Now, software that turns cellphones into ’smart’ CCTV networkNovember 14th, 2007 - 8:13 am ICT by admin
The software uses Bluetooth, a short-range wireless technology included in many modern phones, to automatically share information and let the phones collectively analyse events that they record.
This provides a platform for a group of phones to act as smart network capable of, for example, spotting intruders or identifying wildlife.
Some other researchers are in the process of developing similar intelligent camera networks. These work like an ordinary CCTV surveillance system, but use software instead of a human analyst to interpret what is happening on screen, comparing the footage captured by each camera for a more complete picture.
Philipp Bolliger, Moritz Kohler and Kay Romer at the Institute for Pervasive Computing in Zurich, Switzerland, wanted to make such camera networks more accessible. So they developed the new software.
For testing the software, the team attached four Nokia 6630 phones running Facet to the ceiling of a corridor in their department. The phones were angled so that the camera of each could see a different part of the corridor and so that they could all see peopling walking past.
Whenever a phone detects an object entering or exiting its field of view, it sends a message via Bluetooth to alert the phones on either side. These phones, in turn, pass the message on to other nearby handsets so that eventually the entire network receives the message.
One handset on the network also reports this information to a computer over a normal GPRS cellphone connection.
Each phone determines the distance to its nearest neighbour. The phones presently use the average speed people walk to guess the distances between themselves, based on how long people take to move from one phone’s view to another’s.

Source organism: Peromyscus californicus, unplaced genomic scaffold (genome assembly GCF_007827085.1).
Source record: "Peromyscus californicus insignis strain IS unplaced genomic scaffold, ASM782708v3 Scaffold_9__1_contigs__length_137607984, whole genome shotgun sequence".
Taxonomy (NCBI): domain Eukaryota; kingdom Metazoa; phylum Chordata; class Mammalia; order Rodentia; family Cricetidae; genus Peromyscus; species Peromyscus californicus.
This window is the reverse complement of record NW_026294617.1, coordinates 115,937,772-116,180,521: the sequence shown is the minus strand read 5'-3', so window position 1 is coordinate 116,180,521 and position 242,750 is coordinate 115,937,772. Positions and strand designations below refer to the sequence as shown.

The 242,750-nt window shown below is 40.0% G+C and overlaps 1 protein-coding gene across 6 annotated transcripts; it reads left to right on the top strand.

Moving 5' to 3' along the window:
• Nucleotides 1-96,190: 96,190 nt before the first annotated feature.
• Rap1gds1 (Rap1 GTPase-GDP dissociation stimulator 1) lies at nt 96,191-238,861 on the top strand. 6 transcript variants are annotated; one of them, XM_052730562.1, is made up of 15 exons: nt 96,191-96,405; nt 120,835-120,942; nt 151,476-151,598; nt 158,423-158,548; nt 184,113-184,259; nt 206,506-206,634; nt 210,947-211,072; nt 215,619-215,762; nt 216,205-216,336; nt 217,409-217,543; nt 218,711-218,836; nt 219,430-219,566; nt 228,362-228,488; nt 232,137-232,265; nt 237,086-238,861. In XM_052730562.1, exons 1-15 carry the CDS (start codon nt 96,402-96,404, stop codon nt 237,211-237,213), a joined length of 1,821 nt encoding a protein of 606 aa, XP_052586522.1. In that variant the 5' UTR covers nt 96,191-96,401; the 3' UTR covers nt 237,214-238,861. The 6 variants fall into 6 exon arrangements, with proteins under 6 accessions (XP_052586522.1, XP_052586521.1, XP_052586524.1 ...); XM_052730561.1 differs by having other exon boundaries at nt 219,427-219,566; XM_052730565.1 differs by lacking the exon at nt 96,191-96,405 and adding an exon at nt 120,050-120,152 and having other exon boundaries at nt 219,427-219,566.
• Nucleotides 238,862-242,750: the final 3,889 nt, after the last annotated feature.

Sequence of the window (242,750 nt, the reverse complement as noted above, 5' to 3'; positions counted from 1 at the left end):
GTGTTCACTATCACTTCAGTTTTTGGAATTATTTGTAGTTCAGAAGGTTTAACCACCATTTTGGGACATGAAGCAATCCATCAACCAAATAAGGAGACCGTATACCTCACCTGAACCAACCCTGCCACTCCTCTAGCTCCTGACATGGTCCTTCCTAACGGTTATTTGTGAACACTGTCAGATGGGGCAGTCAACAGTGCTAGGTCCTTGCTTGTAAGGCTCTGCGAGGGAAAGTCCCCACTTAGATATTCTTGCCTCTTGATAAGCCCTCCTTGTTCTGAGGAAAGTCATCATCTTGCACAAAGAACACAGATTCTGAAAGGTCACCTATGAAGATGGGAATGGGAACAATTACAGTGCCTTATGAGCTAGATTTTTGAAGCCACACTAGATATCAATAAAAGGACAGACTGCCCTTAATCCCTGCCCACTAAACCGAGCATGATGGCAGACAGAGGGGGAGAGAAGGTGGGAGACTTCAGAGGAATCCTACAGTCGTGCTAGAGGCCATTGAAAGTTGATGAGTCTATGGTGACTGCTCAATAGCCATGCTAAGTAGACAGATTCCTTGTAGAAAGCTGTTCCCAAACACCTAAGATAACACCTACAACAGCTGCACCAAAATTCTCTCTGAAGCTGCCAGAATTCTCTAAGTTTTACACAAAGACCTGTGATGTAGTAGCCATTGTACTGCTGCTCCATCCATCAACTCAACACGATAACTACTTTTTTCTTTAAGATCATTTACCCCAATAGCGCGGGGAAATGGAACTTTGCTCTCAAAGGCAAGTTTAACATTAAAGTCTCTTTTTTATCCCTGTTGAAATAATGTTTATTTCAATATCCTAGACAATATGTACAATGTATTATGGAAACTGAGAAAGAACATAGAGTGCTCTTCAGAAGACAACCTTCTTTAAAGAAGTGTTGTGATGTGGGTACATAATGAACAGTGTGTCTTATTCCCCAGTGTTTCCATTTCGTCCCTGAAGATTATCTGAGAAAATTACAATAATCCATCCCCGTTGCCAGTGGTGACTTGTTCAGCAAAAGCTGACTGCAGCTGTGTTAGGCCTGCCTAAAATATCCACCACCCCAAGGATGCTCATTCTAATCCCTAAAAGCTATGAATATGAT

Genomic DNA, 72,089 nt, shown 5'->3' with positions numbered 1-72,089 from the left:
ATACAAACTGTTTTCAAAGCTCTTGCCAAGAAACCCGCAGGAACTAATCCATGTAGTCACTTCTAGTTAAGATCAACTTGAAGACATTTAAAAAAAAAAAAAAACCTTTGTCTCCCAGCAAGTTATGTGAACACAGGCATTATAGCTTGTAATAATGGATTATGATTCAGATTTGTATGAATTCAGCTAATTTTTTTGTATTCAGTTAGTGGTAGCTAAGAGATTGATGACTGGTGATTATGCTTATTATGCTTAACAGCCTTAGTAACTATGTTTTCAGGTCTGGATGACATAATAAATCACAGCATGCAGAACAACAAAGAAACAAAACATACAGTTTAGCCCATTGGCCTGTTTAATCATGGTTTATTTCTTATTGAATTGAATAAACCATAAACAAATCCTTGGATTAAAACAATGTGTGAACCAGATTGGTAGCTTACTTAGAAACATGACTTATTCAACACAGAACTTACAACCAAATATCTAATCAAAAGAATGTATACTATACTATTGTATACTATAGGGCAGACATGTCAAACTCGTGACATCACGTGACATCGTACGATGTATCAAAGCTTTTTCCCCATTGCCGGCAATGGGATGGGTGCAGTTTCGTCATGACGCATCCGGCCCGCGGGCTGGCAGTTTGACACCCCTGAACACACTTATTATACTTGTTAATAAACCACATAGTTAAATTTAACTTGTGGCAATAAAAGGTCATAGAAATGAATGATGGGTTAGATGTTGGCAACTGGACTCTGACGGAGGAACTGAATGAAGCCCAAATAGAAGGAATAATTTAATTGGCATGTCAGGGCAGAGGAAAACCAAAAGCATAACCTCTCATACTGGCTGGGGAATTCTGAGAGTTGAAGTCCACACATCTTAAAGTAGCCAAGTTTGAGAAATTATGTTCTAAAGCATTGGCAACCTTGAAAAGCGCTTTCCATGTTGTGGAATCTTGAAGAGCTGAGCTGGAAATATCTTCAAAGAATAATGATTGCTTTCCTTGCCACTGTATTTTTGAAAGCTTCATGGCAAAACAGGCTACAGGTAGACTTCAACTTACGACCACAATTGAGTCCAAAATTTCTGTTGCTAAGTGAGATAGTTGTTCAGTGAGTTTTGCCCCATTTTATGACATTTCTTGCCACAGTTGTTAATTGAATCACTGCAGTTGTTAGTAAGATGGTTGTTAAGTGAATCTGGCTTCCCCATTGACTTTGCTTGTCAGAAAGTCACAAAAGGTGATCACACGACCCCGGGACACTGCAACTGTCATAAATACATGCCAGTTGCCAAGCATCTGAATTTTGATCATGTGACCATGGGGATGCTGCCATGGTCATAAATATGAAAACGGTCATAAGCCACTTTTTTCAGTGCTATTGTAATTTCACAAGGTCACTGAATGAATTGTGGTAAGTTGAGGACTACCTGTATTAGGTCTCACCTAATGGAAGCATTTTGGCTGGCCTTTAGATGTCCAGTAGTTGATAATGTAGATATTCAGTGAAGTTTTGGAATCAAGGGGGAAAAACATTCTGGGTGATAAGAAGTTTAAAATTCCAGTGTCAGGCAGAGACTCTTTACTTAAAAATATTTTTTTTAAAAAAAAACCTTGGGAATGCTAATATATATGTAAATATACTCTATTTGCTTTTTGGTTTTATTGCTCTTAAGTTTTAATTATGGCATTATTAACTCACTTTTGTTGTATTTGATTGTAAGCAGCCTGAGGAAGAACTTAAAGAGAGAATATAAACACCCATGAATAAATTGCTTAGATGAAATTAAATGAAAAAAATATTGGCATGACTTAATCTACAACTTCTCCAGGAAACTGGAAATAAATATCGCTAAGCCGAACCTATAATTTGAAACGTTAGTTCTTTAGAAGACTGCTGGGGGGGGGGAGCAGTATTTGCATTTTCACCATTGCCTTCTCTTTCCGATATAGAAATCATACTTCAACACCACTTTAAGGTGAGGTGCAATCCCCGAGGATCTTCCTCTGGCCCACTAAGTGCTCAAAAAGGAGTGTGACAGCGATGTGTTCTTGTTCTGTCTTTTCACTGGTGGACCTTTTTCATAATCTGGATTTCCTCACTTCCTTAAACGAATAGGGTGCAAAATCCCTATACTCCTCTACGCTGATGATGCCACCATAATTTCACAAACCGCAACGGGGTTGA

In testing, the system determined the distances between each phone with about 95 percent accuracy. They were placed 4 metres apart, making it accurate to about 20 centimetres. In future, recording the speed at which objects pass by would make more accurate judgments possible.
Bolliger said that knowing the shape of the cellphone network provides the foundation for the system to perform more complex tasks. He suggested that Facet could, for example, report via text message when someone walks down a corridor in a particular direction, or sound an alarm if a dangerous animal approaches a campsite.
The team plans to release Facet as an open-source project, allowing anyone to use or modify its code, and to experiment with networked camera phones running the software.
“Because of the way we implemented it, the whole thing will run in Java on virtually any phone you want. It will be very nice to see what people come up with,” New Scientist quoted Bolliger, as saying.
However, before releasing the software, the team hopes to improve it.
“The next step is better image analysis - for example, to look at the shape or identity of objects,” Bolliger said.
Facet can presently only spot things around 1 metre in size.
“Our goal would be around 10 or 15 cm,” he added.
“I like the idea of easily connecting many phones,” said Eiman Kanjo, a researcher at Cambridge University in the UK, who is working on using cellphones to record urban pollution.
“But I don’t think they have found the best application yet. I think this would be best used in other places, when it becomes open source other people might brain storm and find the killer app,” she added. (ANI)
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Tags: average speed, bluetooth, cctv surveillance system, corridor, distances, entire network, exiting, guess, handsets, intelligent camera, intruders, kay romer, kohler, nearest neighbour, nokia 6630, pervasive computing, smart network, wireless technology, zurich switzerland